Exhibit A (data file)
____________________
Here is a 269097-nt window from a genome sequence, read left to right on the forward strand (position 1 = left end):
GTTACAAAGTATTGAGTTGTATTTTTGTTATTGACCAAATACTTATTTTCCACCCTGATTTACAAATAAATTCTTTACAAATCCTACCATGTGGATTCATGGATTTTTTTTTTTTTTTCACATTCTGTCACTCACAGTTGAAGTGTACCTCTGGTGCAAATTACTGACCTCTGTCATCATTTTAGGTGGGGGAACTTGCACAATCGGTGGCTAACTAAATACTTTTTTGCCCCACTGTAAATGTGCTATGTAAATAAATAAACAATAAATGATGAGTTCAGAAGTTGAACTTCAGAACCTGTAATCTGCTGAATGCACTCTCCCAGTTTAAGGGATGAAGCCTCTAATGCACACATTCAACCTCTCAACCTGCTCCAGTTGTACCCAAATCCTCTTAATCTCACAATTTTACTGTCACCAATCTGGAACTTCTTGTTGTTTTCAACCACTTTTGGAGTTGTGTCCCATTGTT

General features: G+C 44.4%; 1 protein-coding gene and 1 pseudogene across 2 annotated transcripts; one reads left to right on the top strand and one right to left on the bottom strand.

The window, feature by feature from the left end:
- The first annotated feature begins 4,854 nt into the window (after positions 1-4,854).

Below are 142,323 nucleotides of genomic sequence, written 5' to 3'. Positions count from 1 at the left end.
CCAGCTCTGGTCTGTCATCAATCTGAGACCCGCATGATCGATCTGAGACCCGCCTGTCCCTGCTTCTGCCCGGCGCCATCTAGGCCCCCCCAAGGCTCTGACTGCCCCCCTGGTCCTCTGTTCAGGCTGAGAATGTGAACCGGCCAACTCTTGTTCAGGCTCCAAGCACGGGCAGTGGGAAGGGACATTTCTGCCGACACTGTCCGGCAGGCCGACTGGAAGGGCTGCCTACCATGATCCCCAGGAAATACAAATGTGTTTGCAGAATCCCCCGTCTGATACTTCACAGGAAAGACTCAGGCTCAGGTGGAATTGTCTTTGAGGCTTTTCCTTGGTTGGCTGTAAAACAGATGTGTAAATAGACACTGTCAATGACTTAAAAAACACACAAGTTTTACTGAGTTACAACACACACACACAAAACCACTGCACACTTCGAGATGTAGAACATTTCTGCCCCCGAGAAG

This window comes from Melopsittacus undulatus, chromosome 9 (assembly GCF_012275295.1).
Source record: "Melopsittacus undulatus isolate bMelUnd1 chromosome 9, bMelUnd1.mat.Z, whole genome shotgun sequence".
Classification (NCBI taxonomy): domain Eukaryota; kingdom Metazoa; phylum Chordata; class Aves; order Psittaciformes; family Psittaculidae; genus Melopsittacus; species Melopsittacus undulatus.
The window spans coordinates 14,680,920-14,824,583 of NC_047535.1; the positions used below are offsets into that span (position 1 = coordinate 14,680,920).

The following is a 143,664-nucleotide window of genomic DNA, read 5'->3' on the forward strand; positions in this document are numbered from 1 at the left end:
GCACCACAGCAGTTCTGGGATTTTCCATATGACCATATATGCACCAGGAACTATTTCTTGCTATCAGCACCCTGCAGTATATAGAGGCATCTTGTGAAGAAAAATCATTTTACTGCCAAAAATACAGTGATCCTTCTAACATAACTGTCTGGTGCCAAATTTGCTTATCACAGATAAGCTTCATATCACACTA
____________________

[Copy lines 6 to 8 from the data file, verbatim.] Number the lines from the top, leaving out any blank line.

Below are 142,323 nucleotides of genomic sequence, written 5' to 3'. Positions count from 1 at the left end.
CCAGCTCTGGTCTGTCATCAATCTGAGACCCGCATGATCGATCTGAGACCCGCCTGTCCCTGCTTCTGCCCGGCGCCATCTAGGCCCCCCCAAGGCTCTGACTGCCCCCCTGGTCCTCTGTTCAGGCTGAGAATGTGAACCGGCCAACTCTTGTTCAGGCTCCAAGCACGGGCAGTGGGAAGGGACATTTCTGCCGACACTGTCCGGCAGGCCGACTGGAAGGGCTGCCTACCATGATCCCCAGGAAATACAAATGTGTTTGCAGAATCCCCCGTCTGATACTTCACAGGAAAGACTCAGGCTCAGGTGGAATTGTCTTTGAGGCTTTTCCTTGGTTGGCTGTAAAACAGATGTGTAAATAGACACTGTCAATGACTTAAAAAACACACAAGTTTTACTGAGTTACAACACACACACACAAAACCACTGCACACTTCGAGATGTAGAACATTTCTGCCCCCGAGAAG

This window comes from Melopsittacus undulatus, chromosome 9 (assembly GCF_012275295.1).